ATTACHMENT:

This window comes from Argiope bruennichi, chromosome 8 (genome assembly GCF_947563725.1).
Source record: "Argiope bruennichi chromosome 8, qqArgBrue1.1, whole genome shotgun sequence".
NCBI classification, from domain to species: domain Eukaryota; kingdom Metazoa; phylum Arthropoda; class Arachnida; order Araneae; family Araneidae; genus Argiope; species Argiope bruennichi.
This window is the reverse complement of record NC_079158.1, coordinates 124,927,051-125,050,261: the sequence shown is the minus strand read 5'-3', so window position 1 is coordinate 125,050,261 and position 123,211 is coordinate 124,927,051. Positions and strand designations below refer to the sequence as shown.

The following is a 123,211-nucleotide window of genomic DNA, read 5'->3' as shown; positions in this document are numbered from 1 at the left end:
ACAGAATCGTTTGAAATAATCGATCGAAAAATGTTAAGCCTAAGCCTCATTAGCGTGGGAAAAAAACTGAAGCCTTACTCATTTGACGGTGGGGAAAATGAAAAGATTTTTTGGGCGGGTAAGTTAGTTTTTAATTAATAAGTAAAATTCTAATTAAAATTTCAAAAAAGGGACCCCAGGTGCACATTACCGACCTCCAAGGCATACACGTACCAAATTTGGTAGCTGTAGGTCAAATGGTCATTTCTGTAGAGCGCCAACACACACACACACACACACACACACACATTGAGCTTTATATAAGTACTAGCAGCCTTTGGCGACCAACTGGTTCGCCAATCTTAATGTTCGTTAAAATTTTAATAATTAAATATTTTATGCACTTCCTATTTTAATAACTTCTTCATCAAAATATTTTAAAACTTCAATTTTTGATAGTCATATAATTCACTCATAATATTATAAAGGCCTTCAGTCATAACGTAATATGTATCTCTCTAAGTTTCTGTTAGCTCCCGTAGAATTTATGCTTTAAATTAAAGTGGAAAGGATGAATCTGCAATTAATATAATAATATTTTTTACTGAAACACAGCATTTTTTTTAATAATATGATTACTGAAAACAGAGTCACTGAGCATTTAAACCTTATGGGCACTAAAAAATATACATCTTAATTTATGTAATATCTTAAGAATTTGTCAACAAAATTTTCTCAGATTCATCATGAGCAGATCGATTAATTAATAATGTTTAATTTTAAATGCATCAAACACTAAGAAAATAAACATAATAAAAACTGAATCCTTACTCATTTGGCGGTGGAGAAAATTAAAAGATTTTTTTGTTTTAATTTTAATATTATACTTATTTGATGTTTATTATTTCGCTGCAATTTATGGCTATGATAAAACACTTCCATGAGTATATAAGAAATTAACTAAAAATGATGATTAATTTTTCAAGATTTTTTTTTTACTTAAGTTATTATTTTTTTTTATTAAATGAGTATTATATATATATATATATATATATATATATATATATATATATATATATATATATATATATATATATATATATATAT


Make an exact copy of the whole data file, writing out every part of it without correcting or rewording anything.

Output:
This window comes from Argiope bruennichi, chromosome 8 (genome assembly GCF_947563725.1).
Source record: "Argiope bruennichi chromosome 8, qqArgBrue1.1, whole genome shotgun sequence".
NCBI classification, from domain to species: domain Eukaryota; kingdom Metazoa; phylum Arthropoda; class Arachnida; order Araneae; family Araneidae; genus Argiope; species Argiope bruennichi.
This window is the reverse complement of record NC_079158.1, coordinates 124,927,051-125,050,261: the sequence shown is the minus strand read 5'-3', so window position 1 is coordinate 125,050,261 and position 123,211 is coordinate 124,927,051. Positions and strand designations below refer to the sequence as shown.

The following is a 123,211-nucleotide window of genomic DNA, read 5'->3' as shown; positions in this document are numbered from 1 at the left end:
ACAGAATCGTTTGAAATAATCGATCGAAAAATGTTAAGCCTAAGCCTCATTAGCGTGGGAAAAAAACTGAAGCCTTACTCATTTGACGGTGGGGAAAATGAAAAGATTTTTTGGGCGGGTAAGTTAGTTTTTAATTAATAAGTAAAATTCTAATTAAAATTTCAAAAAAGGGACCCCAGGTGCACATTACCGACCTCCAAGGCATACACGTACCAAATTTGGTAGCTGTAGGTCAAATGGTCATTTCTGTAGAGCGCCAACACACACACACACACACACACACACACATTGAGCTTTATATAAGTACTAGCAGCCTTTGGCGACCAACTGGTTCGCCAATCTTAATGTTCGTTAAAATTTTAATAATTAAATATTTTATGCACTTCCTATTTTAATAACTTCTTCATCAAAATATTTTAAAACTTCAATTTTTGATAGTCATATAATTCACTCATAATATTATAAAGGCCTTCAGTCATAACGTAATATGTATCTCTCTAAGTTTCTGTTAGCTCCCGTAGAATTTATGCTTTAAATTAAAGTGGAAAGGATGAATCTGCAATTAATATAATAATATTTTTTACTGAAACACAGCATTTTTTTTAATAATATGATTACTGAAAACAGAGTCACTGAGCATTTAAACCTTATGGGCACTAAAAAATATACATCTTAATTTATGTAATATCTTAAGAATTTGTCAACAAAATTTTCTCAGATTCATCATGAGCAGATCGATTAATTAATAATGTTTAATTTTAAATGCATCAAACACTAAGAAAATAAACATAATAAAAACTGAATCCTTACTCATTTGGCGGTGGAGAAAATTAAAAGATTTTTTTGTTTTAATTTTAATATTATACTTATTTGATGTTTATTATTTCGCTGCAATTTATGGCTATGATAAAACACTTCCATGAGTATATAAGAAATTAACTAAAAATGATGATTAATTTTTCAAGATTTTTTTTTTACTTAAGTTATTATTTTTTTTTATTAAATGAGTATTATATATATATATATATATATATATATATATATATATATATATATATATATATATATATATATATATATATATAT